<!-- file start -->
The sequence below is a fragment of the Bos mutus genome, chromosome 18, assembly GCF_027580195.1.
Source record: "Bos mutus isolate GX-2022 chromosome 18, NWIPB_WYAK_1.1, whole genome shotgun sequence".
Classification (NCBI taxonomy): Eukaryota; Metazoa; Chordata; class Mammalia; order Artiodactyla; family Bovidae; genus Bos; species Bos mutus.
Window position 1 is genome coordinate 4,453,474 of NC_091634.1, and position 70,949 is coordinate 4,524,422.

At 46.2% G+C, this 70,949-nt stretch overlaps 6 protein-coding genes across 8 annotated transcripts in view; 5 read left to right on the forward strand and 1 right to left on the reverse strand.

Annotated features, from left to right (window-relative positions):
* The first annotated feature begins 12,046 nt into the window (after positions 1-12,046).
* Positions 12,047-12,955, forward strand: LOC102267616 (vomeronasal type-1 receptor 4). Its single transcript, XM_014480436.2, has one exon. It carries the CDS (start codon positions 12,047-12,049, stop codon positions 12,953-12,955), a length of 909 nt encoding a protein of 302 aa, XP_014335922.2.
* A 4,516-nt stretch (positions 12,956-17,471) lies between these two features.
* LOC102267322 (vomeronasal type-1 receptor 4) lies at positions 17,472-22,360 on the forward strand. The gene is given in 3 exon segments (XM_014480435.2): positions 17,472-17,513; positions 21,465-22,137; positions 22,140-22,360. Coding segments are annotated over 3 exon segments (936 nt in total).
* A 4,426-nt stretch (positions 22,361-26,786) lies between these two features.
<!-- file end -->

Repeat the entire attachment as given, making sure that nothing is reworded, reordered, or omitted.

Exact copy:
The sequence below is a fragment of the Bos mutus genome, chromosome 18, assembly GCF_027580195.1.
Source record: "Bos mutus isolate GX-2022 chromosome 18, NWIPB_WYAK_1.1, whole genome shotgun sequence".
Classification (NCBI taxonomy): Eukaryota; Metazoa; Chordata; class Mammalia; order Artiodactyla; family Bovidae; genus Bos; species Bos mutus.
Window position 1 is genome coordinate 4,453,474 of NC_091634.1, and position 70,949 is coordinate 4,524,422.

At 46.2% G+C, this 70,949-nt stretch overlaps 6 protein-coding genes across 8 annotated transcripts in view; 5 read left to right on the forward strand and 1 right to left on the reverse strand.

Annotated features, from left to right (window-relative positions):
* The first annotated feature begins 12,046 nt into the window (after positions 1-12,046).
* Positions 12,047-12,955, forward strand: LOC102267616 (vomeronasal type-1 receptor 4). Its single transcript, XM_014480436.2, has one exon. It carries the CDS (start codon positions 12,047-12,049, stop codon positions 12,953-12,955), a length of 909 nt encoding a protein of 302 aa, XP_014335922.2.
* A 4,516-nt stretch (positions 12,956-17,471) lies between these two features.
* LOC102267322 (vomeronasal type-1 receptor 4) lies at positions 17,472-22,360 on the forward strand. The gene is given in 3 exon segments (XM_014480435.2): positions 17,472-17,513; positions 21,465-22,137; positions 22,140-22,360. Coding segments are annotated over 3 exon segments (936 nt in total).
* A 4,426-nt stretch (positions 22,361-26,786) lies between these two features.